DePaul alum highlights DePaul/Kenya Program Through Video

30 Sep

Renita D  Young PhotoEarlier this year, Demon Tracks stumbled upon alumna Renita Young’s (COM ’07) blog (http://renitagoestokenya.blogspot.com) and we were fascinated by her tales of living and working as a broadcast journalist in Nairobi, Kenya. DePaul reached out to Renita, who graciously agreed to use her talents to create a video highlighting the Tangaza College collaborative learning program, run by DePaul’s School for New Learning, which graduated it’s first crop of students last year

We chatted with Renita about her time in Kenya and her experience working on the Tangaza video, which you can check out on the DePaul alumni and FriendsYouTube channel or at the end of the interview.

Tell me about your background at DePaul and how it prepared you for your current career path in journalism and social media?

At DePaul, I majored in communication/TV, radio, film production with a minor in English/professional writing. About half way through my studies, I took a journalism class and have been hooked ever since. It was at DePaul that I developed some of the little-known core values of journalism through liberal arts training: A good ear to listen, a good mind to analyze and curiosity that sparks good questions.

What eventually took you to Kenya? How long did you stay and what was your job there?

I went to Kenya to complete an internship as part of my graduate studies in journalism. From January through March of 2009, I worked as a business reporter for Nairobi-based K24-TV, which is the country’s first 24-hour news network. I reported on topics ranging from trade and mobile competition, to disaster preparedness and how Kenyan banks are seeking to prevent a local market meltdown.

How was that experience for you?

Well, at first I found that it was hard to find news in Kenya. It’s not a country that has a tradition of a free press or of working directly with reporters, but coming from an undergraduate liberal arts background at DePaul, I was able to use my research skills to tease out unusual ideas and follow up on leads. It gave me the background to be able to tell a good story.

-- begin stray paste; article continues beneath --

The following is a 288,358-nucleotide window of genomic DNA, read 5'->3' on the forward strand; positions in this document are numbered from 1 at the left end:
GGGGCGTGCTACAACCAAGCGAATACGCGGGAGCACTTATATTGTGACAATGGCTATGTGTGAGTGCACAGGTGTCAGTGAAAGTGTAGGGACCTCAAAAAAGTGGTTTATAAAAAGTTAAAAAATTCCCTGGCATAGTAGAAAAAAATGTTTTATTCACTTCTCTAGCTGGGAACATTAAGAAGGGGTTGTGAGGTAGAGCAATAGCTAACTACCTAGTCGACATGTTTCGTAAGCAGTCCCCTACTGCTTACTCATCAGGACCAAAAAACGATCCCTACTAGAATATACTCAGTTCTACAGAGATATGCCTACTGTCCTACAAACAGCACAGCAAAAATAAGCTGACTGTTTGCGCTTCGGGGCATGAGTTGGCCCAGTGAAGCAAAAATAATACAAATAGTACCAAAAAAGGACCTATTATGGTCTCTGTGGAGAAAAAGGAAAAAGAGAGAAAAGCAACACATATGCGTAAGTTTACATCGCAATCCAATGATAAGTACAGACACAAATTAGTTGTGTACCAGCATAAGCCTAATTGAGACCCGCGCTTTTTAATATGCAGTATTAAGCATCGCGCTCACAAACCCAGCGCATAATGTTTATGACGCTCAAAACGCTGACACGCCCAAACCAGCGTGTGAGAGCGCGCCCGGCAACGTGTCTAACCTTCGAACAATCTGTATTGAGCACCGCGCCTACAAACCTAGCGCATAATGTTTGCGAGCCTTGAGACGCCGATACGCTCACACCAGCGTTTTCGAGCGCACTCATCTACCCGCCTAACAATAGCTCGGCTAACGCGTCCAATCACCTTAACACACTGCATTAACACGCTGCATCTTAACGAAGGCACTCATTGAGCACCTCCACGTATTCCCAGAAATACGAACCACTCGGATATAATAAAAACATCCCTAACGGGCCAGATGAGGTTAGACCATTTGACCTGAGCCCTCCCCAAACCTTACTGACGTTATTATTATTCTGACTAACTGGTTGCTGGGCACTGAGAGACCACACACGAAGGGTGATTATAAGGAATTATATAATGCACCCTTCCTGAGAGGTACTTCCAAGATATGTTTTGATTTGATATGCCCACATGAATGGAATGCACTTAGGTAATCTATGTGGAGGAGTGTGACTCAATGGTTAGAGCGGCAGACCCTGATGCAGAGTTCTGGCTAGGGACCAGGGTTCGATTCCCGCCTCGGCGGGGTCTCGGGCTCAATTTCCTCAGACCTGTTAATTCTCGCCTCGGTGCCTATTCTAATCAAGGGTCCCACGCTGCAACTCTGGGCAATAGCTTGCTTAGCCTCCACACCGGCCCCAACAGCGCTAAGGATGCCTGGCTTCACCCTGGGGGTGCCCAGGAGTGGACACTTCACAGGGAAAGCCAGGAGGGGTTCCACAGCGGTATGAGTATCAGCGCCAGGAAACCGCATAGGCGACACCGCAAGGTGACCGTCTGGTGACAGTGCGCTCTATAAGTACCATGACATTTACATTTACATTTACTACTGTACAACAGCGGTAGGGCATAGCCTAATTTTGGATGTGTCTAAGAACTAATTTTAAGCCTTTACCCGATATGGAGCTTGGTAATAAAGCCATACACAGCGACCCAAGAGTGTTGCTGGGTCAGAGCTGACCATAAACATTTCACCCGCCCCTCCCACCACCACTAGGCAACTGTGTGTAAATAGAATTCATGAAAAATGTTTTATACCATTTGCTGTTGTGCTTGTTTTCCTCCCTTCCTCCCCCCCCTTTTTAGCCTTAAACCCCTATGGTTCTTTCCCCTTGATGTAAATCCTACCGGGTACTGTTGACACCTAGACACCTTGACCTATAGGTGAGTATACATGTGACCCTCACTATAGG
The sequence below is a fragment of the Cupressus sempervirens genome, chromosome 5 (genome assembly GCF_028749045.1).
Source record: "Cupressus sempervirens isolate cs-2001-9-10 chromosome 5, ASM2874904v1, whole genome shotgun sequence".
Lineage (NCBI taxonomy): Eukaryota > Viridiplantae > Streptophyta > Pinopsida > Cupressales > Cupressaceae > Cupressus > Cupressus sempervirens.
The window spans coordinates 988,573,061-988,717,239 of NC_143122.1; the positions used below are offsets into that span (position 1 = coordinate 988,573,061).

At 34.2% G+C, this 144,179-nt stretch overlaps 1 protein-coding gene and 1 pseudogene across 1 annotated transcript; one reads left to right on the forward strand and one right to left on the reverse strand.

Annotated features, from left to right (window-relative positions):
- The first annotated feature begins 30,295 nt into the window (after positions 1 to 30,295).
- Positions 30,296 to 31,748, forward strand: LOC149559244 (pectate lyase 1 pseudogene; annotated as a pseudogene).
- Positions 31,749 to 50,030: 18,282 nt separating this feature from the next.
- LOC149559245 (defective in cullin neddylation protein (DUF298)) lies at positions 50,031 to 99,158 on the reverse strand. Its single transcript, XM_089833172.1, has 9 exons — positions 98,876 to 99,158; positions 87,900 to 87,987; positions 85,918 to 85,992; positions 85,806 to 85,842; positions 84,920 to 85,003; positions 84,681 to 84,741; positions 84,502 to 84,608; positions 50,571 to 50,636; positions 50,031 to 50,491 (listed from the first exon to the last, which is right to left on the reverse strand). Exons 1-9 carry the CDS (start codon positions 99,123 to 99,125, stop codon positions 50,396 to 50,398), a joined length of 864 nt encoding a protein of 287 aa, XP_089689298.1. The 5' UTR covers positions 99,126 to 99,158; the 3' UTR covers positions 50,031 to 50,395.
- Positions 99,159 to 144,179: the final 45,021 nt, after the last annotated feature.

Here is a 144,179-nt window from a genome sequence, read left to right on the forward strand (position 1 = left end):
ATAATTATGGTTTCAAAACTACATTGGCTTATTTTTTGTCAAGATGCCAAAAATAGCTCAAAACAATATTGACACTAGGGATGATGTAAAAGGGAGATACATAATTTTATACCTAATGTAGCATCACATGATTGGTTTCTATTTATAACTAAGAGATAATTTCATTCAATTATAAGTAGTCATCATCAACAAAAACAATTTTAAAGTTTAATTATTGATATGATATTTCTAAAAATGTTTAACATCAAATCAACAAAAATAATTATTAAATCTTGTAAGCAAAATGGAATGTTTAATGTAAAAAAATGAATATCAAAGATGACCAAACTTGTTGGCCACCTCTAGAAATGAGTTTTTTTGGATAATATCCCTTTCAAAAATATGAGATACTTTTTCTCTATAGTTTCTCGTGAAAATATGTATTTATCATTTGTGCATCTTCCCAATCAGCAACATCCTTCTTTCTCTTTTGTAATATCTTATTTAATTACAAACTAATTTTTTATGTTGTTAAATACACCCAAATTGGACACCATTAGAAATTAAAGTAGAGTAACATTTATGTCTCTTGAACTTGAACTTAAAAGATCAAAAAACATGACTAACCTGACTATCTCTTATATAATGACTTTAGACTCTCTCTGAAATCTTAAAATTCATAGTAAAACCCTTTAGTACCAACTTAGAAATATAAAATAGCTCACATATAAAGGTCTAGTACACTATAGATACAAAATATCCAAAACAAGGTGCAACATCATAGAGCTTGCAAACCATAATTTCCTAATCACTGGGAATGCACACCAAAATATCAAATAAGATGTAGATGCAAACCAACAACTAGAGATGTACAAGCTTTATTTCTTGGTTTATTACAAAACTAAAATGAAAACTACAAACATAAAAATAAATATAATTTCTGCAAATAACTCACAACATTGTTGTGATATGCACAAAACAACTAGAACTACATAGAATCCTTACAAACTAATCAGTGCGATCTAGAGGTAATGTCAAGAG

What were some of the most notable stories that you worked on?

I had the chance to interview many influential people in the country, including U.S. Ambassador to Kenya Michael Ranneberger about US-Kenya relations. On one assignment, I interviewed Deloris Jordan from the James Jordan Foundation and mother of “His Airness,” Michael Jordan. That was a pleasant surprise to run into another Chicagoan while far away from home. I also had the honor of reporting on President Barack Obama’s inauguration from the U.S. Embassy’s counselor for foreign affairs’ viewing party. It was an unforgettable experience!

What made you decide to start a blog about your time in Keyna?

I initially used the blog to keep friends and family abreast of what I did while I was there. It was a “reporter’s notebook” style blog and served as my online journal of my experiences working at K24. My postings discussed the difference between business reporting in Kenya and the United States, and some of the stories I wrote for K24. It also highlighted some of the entertainment I enjoyed and my overall experience of living in Kenya.

Can you tell us more about the video project you’ve recently completed for us at DePaul?

While I was in Kenya, DePaul’s office of Advancement contacted me to document via video and photos its Tangaza College Program. In 2005, the School for New Learning created the partnership, offering social ministry and spirituality students at Tangaza College a bachelor’s degree in leadership and management. Previously these students had access only to a two-year program and received the equivalent of an associate’s degree.

So I took a day and went to Tangaza College to interview students, faculty and alumni about the degree program, how it has changed their lives and how they will use the knowledge gained to change their communities. Once I got back to Chicago, I interviewed Dr. Derise Tolliver, DePaul’s director of the Tangaza project and produced two videos for the program, including six short vignettes of faculty, students and alumni sharing how the program has changed their lives.

This was particularly groundbreaking, because the {Tanzaga] teachers, students, faculty and alumni from the program say that they’d never seen a program that broke the traditional course structure and combined experiential learning with classroom learning and community involvement, the way this program does.

What’s next for you, career wise?

Currently, I’m the director of social media at Women of the World (formerly with World Trade Center, Illinois), a Chicago-based networking organization that provides opportunities to professional women through collaboration, networking and mentoring.

As the job market picks up, I look forward to reporting business news full time for a major network television station. My passion is to produce reports that are relevant to average citizens in a depressed economic climate, so that they know how to best plan their futures.

Find out more about Renita at www.renitadyoung.com.

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